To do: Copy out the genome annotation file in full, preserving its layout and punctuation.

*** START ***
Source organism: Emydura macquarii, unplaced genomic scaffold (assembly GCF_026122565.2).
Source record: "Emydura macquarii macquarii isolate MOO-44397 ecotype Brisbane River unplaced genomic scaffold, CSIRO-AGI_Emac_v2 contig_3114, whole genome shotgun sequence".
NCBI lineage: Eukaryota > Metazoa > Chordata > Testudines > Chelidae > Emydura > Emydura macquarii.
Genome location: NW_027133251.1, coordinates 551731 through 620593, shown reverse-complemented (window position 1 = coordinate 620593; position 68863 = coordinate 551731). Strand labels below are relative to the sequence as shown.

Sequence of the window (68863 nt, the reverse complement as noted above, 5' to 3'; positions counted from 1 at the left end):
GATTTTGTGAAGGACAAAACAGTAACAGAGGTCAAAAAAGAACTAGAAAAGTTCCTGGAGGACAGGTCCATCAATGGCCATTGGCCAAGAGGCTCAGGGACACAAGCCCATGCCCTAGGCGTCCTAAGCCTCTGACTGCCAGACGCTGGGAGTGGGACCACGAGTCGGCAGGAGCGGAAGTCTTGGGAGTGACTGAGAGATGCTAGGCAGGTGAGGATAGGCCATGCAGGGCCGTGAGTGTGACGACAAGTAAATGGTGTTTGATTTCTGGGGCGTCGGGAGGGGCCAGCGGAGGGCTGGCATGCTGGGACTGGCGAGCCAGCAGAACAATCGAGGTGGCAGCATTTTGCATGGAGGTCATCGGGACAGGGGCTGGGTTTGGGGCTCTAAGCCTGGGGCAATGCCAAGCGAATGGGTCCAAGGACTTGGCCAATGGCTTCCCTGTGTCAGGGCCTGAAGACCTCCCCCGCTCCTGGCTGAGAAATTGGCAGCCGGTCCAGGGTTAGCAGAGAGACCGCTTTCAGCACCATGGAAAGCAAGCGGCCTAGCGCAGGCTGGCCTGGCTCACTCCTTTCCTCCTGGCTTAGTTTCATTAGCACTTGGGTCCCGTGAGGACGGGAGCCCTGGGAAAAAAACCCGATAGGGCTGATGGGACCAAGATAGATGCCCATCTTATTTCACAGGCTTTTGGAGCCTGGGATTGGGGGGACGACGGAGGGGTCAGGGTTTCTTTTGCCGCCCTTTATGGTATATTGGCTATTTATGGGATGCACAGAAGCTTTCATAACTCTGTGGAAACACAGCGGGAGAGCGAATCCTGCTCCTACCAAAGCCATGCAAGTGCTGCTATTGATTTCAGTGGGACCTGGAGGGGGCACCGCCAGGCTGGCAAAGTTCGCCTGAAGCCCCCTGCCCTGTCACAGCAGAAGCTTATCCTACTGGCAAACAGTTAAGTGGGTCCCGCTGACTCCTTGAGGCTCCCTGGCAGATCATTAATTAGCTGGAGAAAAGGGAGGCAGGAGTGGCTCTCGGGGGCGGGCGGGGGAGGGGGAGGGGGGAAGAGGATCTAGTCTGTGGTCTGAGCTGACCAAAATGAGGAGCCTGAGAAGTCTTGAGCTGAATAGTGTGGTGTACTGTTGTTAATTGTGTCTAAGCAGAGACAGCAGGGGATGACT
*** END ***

Source organism: Emydura macquarii, unplaced genomic scaffold (assembly GCF_026122565.2).
Source record: "Emydura macquarii macquarii isolate MOO-44397 ecotype Brisbane River unplaced genomic scaffold, CSIRO-AGI_Emac_v2 contig_3114, whole genome shotgun sequence".
NCBI lineage: Eukaryota > Metazoa > Chordata > Testudines > Chelidae > Emydura > Emydura macquarii.
Genome location: NW_027133251.1, coordinates 551731 through 620593, shown reverse-complemented (window position 1 = coordinate 620593; position 68863 = coordinate 551731). Strand labels below are relative to the sequence as shown.

Sequence of the window (68863 nt, the reverse complement as noted above, 5' to 3'; positions counted from 1 at the left end):
GATTTTGTGAAGGACAAAACAGTAACAGAGGTCAAAAAAGAACTAGAAAAGTTCCTGGAGGACAGGTCCATCAATGGCCATTGGCCAAGAGGCTCAGGGACACAAGCCCATGCCCTAGGCGTCCTAAGCCTCTGACTGCCAGACGCTGGGAGTGGGACCACGAGTCGGCAGGAGCGGAAGTCTTGGGAGTGACTGAGAGATGCTAGGCAGGTGAGGATAGGCCATGCAGGGCCGTGAGTGTGACGACAAGTAAATGGTGTTTGATTTCTGGGGCGTCGGGAGGGGCCAGCGGAGGGCTGGCATGCTGGGACTGGCGAGCCAGCAGAACAATCGAGGTGGCAGCATTTTGCATGGAGGTCATCGGGACAGGGGCTGGGTTTGGGGCTCTAAGCCTGGGGCAATGCCAAGCGAATGGGTCCAAGGACTTGGCCAATGGCTTCCCTGTGTCAGGGCCTGAAGACCTCCCCCGCTCCTGGCTGAGAAATTGGCAGCCGGTCCAGGGTTAGCAGAGAGACCGCTTTCAGCACCATGGAAAGCAAGCGGCCTAGCGCAGGCTGGCCTGGCTCACTCCTTTCCTCCTGGCTTAGTTTCATTAGCACTTGGGTCCCGTGAGGACGGGAGCCCTGGGAAAAAAACCCGATAGGGCTGATGGGACCAAGATAGATGCCCATCTTATTTCACAGGCTTTTGGAGCCTGGGATTGGGGGGACGACGGAGGGGTCAGGGTTTCTTTTGCCGCCCTTTATGGTATATTGGCTATTTATGGGATGCACAGAAGCTTTCATAACTCTGTGGAAACACAGCGGGAGAGCGAATCCTGCTCCTACCAAAGCCATGCAAGTGCTGCTATTGATTTCAGTGGGACCTGGAGGGGGCACCGCCAGGCTGGCAAAGTTCGCCTGAAGCCCCCTGCCCTGTCACAGCAGAAGCTTATCCTACTGGCAAACAGTTAAGTGGGTCCCGCTGACTCCTTGAGGCTCCCTGGCAGATCATTAATTAGCTGGAGAAAAGGGAGGCAGGAGTGGCTCTCGGGGGCGGGCGGGGGAGGGGGAGGGGGGAAGAGGATCTAGTCTGTGGTCTGAGCTGACCAAAATGAGGAGCCTGAGAAGTCTTGAGCTGAATAGTGTGGTGTACTGTTGTTAATTGTGTCTAAGCAGAGACAGCAGGGGATGACT